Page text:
Vancomycin-induced thrombocytopaenia in a patient with severe pancreatitis

Simon P Rowland, Iain Rankin, Hemant Sheth

Research output: Contribution to journalArticlepeer-review

7 Citations (Scopus)


Vancomycin-induced thrombocytopenia is a rare side effect of a commonly used drug that may cause life-threatening disease. A 51-year-old man was treated for an episode of acute severe alcohol-induced pancreatitis complicated by development of a peripancreatic fluid collection. He developed fever of unknown origin and was treated with intravenous vancomycin and piperacillin with tazobactam. On day 6 of vancomycin therapy his platelet count dropped to 46×10(9)/L (237×10(9)/L on day 1 of treatment) and by day 8 of therapy platelets had fallen to a nadir of 9×10(9)/L. The patient at this stage displayed a florid purpuric rash and haematoma formation on attempted intravenous cannulation. A clinical diagnosis of vancomycin-induced thrombocytopaenia was made and the drug withdrawn. After 3 days a significant improvement in the platelet count was noted, rising to 56 × 10(9)/L. Immunofluorescence testing (PIFT) ruled out teicoplanin and heparin as causes of drug-induced thrombocytopenia.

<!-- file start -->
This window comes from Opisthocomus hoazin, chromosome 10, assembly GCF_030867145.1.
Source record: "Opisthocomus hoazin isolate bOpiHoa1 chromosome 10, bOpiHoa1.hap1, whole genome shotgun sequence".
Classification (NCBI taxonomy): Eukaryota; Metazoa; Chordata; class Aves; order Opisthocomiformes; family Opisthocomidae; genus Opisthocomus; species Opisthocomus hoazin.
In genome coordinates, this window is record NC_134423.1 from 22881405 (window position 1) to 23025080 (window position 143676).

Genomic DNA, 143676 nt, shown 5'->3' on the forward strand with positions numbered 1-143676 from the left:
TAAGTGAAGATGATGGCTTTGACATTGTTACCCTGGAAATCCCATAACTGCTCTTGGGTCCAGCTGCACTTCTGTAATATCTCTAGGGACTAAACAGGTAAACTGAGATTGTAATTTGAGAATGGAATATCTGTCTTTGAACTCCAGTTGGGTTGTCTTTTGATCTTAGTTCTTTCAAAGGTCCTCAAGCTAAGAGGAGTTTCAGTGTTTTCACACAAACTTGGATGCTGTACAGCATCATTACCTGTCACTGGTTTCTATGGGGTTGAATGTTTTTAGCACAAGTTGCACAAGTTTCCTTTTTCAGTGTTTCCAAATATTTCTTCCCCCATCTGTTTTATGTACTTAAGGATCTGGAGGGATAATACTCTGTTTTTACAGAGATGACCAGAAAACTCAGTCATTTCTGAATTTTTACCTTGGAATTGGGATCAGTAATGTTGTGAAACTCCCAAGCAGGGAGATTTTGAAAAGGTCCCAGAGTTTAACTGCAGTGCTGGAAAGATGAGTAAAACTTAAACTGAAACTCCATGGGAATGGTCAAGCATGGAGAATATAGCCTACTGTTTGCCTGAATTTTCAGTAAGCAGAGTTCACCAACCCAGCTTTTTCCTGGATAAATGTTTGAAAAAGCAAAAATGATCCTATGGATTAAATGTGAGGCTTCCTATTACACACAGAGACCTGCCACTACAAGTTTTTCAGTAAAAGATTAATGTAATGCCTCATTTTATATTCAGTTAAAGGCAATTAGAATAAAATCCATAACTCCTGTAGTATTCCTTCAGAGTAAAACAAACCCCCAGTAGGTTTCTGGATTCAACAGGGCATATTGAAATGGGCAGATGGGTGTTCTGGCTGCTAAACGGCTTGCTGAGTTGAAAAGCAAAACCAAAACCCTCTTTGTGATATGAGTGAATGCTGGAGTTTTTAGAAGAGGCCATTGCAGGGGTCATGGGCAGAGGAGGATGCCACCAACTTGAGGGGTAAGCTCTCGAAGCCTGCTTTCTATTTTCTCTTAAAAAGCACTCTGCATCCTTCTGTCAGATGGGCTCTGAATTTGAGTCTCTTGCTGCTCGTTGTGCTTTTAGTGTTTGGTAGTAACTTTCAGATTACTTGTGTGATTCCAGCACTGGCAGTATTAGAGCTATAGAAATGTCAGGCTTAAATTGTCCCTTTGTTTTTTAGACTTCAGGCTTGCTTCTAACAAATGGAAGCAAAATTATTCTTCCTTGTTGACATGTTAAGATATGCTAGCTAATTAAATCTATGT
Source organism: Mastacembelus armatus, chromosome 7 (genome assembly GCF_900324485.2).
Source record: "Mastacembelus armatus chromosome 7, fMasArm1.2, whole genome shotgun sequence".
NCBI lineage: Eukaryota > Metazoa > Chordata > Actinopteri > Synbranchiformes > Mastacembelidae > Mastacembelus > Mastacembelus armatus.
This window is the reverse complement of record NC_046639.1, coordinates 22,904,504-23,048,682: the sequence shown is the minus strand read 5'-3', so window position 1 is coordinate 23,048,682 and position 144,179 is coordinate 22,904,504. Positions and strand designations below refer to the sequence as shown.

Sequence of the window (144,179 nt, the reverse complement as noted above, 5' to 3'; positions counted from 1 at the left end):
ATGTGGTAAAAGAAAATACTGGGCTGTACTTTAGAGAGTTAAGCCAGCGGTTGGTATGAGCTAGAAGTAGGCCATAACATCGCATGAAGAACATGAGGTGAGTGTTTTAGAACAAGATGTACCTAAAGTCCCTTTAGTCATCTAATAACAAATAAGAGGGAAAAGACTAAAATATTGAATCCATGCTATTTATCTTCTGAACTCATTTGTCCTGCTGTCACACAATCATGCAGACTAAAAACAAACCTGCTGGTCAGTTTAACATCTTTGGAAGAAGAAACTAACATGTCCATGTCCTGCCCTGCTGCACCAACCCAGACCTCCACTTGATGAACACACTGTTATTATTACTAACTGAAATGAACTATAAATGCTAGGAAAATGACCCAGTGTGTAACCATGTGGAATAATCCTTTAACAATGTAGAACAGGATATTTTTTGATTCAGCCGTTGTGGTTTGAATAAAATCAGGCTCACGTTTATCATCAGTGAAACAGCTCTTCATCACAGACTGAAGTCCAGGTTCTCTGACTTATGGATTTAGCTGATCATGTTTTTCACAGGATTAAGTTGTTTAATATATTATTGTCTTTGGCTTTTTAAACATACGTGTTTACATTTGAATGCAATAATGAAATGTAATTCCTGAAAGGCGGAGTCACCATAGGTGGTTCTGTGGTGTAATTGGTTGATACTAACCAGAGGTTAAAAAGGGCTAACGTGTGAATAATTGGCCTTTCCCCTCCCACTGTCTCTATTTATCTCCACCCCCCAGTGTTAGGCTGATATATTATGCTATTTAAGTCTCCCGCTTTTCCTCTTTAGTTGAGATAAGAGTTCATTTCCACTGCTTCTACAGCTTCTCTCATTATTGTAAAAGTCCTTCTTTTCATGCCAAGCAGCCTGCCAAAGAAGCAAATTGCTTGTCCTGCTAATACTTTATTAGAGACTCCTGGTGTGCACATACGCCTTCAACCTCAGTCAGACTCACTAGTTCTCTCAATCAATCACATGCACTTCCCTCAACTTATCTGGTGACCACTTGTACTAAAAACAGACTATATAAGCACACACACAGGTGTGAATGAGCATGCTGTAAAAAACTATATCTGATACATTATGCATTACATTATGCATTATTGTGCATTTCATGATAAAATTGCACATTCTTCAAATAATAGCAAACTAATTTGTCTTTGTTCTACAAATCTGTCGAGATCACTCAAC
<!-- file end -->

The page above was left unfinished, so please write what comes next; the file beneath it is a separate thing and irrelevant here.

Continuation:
Original languageEnglish
JournalBMJ Case Reports
Publication statusPublished - 16 Oct 2013


  • Acute Disease
  • Anti-Bacterial Agents
  • Fever of Unknown Origin
  • Humans
  • Male
  • Middle Aged
  • Pancreatitis
  • Platelet Count
  • Thrombocytopenia
  • Vancomycin
  • Case Reports
  • Journal Article


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